‘Compulsory Purchase Orders: EirGrid is on shaky ground’ – NEPP response

September 14, 2009

NEPP welcomes the admission by EirGrid that the company is on shaky ground in trying to rely on Compulsory Purchase Orders (CPO).

The North East Pylon Pressure campaign (NEPP) welcomes the admission by EirGrid that the company is on shaky ground in trying to rely on Compulsory Purchase Orders (CPO) as their only means of implementing their proposals to string giant pylons and ultra high power overhead lines across the North East.

EirGrid’s Project Manager, Mr Tomás Mahony, admitted this in an interview on Northern Sound FM this week. The EirGrid spokesman told the radio station: ‘The term CPO has certain connotations which don’t actually apply to this project’. He went on to say: ‘It’s not about trying to buy land or move people or whatever. It’s just about getting permission to get to the land where the towers would need to be built and to string the lines’.

At a meeting of Monaghan County Council on Monday another EirGrid official, Mr Bernard O’Reilly, had claimed they had a right to use Compulsory Purchase Orders against landowners and that they had done so in the past.

A spokesperson for NEPP said: ‘EirGrid’s admission has been a long time in coming but it has been worth waiting for. Concerns over compulsory acquisition of land have been a major worry for more than four hundred farm families along the proposed route who would be affected. Mr O’Reilly’s comments to the councillors were misleading and mischievous. They were intended to frighten landowners. However, they will not be frightened in this way but will stand together, united, to defeat EirGrid’s proposals’.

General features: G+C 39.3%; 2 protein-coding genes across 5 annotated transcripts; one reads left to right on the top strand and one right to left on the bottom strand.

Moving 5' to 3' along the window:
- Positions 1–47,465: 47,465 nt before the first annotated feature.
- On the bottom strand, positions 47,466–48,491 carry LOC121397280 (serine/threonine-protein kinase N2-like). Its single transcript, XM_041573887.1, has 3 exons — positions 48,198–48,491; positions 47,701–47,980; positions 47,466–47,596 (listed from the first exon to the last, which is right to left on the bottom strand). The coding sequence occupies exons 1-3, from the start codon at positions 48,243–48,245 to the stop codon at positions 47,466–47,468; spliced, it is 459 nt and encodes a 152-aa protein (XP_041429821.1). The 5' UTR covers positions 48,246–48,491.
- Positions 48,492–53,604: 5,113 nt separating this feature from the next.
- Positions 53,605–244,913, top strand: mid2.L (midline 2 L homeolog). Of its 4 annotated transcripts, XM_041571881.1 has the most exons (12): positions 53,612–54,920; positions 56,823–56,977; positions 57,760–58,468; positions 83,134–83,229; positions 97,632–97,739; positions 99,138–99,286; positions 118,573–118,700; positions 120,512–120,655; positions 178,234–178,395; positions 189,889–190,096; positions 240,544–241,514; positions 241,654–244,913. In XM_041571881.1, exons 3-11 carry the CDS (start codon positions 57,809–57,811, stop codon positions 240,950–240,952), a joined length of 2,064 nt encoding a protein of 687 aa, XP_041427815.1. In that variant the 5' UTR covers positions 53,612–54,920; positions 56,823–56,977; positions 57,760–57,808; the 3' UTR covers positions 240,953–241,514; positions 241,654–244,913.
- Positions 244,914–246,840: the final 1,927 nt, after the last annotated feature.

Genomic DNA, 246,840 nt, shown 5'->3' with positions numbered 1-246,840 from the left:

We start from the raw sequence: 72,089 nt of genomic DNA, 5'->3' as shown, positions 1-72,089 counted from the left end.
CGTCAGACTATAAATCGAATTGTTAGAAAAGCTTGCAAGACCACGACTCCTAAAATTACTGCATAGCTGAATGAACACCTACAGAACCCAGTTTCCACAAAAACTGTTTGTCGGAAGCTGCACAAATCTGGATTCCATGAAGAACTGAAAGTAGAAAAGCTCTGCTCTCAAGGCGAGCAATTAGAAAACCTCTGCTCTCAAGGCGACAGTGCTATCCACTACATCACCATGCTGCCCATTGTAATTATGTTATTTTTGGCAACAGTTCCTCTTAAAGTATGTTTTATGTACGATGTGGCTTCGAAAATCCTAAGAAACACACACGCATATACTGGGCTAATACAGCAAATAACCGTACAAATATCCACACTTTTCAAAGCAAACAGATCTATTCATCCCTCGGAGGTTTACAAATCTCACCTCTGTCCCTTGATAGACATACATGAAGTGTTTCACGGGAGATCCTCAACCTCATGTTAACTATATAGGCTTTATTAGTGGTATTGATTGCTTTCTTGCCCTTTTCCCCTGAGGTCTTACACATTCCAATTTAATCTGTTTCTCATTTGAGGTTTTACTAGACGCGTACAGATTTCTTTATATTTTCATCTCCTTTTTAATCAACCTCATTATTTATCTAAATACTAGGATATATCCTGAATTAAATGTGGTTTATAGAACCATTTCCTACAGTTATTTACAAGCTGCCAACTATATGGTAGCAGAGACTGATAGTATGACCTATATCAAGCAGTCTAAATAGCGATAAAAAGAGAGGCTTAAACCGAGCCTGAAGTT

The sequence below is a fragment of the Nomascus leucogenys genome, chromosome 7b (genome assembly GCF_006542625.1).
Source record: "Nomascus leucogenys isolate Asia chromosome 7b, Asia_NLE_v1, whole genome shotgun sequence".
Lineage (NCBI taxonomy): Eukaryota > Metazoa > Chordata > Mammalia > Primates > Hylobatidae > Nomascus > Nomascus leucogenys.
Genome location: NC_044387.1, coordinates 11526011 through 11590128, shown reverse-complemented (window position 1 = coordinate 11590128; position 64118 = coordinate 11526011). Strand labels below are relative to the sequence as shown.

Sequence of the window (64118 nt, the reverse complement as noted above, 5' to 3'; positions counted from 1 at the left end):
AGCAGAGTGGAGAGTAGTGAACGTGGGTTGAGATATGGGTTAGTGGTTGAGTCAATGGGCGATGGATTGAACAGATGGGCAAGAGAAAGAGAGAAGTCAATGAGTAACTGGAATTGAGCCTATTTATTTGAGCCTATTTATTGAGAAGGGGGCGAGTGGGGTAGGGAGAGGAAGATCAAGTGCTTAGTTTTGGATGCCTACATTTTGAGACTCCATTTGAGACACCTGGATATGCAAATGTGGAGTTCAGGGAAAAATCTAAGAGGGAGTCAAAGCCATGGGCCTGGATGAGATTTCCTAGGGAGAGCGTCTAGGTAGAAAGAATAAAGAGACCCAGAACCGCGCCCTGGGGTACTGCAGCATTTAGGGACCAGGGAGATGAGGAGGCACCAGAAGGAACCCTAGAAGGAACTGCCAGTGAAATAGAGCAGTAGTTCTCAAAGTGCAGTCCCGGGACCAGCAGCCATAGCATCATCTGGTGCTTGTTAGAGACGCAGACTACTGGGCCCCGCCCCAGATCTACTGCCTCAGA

In the same radio interview, Mr Tomás Mahony, EirGrid’s Project Manager, agreed that ‘people have to be respected and their views taken into account’. The NEPP spokesperson explained that unless farmers agree to allow EirGrid on to their land they cannot be forced to do so. Back in 1985, the ESB recognised the weakness of their legal position by negotiating a Code of Practice with the Irish Farmers’ Association. The NEPP spokesperson said: ‘EirGrid have no such Code of Practice in place, nor will they ever have. The IFA have already written to EirGrid stating that they will not negotiate with them, unless it was in full co-operation with NEPP – and we will never agree to pylons.’

Filed under: News & Events,Press Releases 2007-2009

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